How Bad Was the BP Oil Spill? Three Years On, Some Answers
The extent of the environmental damage in the Gulf of Mexico caused by the BP oil disaster is largely unknown to the public; much of the data remains sealed because of litigation. But now scientists at Texas A&M-Corpus Christi are shedding important new light on the subject. And the news is not good.
Dr. Paul Montagna works at the Harte Research Institute for Gulf of Mexico Studies at Texas A&M-Corpus Christi. He's the lead researcher on the study which found a 57 square mile swath of damage to animal life on the sea floor. Damage that could take decades to repair. When the Deepwater Horizon oil rig exploded in flames on April 20, 2010 the photos were stunning. First the incredible flames and smoke – and then came the images of pelicans and sea turtles drenched in oil.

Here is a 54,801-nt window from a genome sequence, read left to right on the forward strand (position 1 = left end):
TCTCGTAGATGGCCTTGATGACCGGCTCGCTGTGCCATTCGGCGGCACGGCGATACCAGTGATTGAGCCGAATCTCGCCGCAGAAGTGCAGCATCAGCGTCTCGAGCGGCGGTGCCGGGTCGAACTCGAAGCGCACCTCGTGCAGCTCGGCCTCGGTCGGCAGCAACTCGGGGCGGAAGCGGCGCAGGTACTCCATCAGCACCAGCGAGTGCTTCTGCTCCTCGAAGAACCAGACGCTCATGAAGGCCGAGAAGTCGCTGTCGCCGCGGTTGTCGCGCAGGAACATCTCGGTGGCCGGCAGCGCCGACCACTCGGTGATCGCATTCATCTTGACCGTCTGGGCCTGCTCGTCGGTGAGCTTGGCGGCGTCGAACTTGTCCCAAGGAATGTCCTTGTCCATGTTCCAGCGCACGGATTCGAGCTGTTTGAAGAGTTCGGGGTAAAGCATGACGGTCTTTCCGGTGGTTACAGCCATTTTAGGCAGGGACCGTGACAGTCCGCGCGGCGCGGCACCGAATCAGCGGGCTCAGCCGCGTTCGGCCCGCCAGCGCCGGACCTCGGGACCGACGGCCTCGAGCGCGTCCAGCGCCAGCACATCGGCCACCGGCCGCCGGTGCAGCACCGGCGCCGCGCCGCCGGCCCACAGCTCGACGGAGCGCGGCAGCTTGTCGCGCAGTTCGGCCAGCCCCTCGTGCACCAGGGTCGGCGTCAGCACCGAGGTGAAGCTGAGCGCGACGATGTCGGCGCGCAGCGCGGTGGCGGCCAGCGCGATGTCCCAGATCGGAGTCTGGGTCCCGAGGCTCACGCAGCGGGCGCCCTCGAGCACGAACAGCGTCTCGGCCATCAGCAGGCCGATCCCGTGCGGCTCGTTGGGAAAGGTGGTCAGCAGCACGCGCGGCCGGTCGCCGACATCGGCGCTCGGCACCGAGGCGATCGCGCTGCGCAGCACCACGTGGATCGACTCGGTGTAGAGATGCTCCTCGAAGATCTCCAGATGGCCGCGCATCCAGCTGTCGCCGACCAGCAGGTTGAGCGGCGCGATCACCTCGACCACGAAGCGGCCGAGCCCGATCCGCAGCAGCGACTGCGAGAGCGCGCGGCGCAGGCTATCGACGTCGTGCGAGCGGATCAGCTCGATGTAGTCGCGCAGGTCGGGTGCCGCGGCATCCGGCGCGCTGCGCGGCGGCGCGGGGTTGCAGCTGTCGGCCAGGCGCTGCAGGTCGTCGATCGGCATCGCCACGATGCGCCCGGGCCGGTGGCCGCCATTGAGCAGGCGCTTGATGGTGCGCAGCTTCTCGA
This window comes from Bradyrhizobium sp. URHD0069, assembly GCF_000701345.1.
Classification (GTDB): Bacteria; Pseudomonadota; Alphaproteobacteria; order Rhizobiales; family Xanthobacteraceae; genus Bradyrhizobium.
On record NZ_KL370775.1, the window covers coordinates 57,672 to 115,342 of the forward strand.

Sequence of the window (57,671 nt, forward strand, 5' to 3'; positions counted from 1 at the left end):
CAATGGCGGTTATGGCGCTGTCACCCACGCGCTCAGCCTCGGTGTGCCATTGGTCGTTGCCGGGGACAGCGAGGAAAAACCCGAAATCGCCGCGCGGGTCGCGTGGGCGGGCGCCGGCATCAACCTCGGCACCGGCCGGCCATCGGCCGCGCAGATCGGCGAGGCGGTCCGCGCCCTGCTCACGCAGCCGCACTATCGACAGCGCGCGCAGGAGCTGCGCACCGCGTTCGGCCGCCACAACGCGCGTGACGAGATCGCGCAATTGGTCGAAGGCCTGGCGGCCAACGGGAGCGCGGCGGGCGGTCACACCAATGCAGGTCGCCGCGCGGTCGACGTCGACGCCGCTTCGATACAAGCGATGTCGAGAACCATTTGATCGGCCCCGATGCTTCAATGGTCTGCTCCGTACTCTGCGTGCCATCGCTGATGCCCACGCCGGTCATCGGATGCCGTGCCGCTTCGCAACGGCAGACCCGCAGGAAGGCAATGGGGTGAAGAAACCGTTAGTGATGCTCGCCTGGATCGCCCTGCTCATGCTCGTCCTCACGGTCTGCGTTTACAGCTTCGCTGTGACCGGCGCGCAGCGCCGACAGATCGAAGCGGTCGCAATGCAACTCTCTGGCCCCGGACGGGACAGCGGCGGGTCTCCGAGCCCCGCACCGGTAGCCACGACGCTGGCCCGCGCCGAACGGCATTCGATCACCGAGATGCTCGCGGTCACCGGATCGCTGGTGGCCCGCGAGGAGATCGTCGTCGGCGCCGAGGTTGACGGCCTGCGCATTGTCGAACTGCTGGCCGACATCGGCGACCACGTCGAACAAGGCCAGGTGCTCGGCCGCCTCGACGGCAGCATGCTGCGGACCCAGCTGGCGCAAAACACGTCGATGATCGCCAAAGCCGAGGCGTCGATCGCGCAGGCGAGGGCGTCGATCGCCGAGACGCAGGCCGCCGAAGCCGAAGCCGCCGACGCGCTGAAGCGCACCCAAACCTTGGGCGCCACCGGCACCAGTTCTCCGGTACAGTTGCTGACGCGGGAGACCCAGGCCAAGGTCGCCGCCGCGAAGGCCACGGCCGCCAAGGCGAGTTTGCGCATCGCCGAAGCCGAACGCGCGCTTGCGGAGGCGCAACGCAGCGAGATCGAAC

But the oil affected far less photogenic creatures too. Nematode worms and copepods – creatures that measure less than one-hundredth of an inch.
Small – but essential for the ecosystem, Montagna says.
They're very important indicators of environmental health. They're the canaries in the coal mine," Montagna told KUT News.
Since about 35 percent of the hydrocarbons stayed in "persistent deep sea plumes" decay of the oil at those depths is much slower. "It's about the same temperature as a refrigerator" Montagna explains, "and we put things in refrigerators so they'll keep." Because of that environment, Montagna says the oil could contaminate the sea bed for "decades."
The report, which will help determine how much BP will end up paying, drew criticism from the company.
"The paper provides no data to support a claim that it could take decades for these deep sea species to recover. In fact, the researchers acknowledge that little is known about recovery rates of these communities following an event such as this," BP said in a release. You can read the findings of Montagna's study here.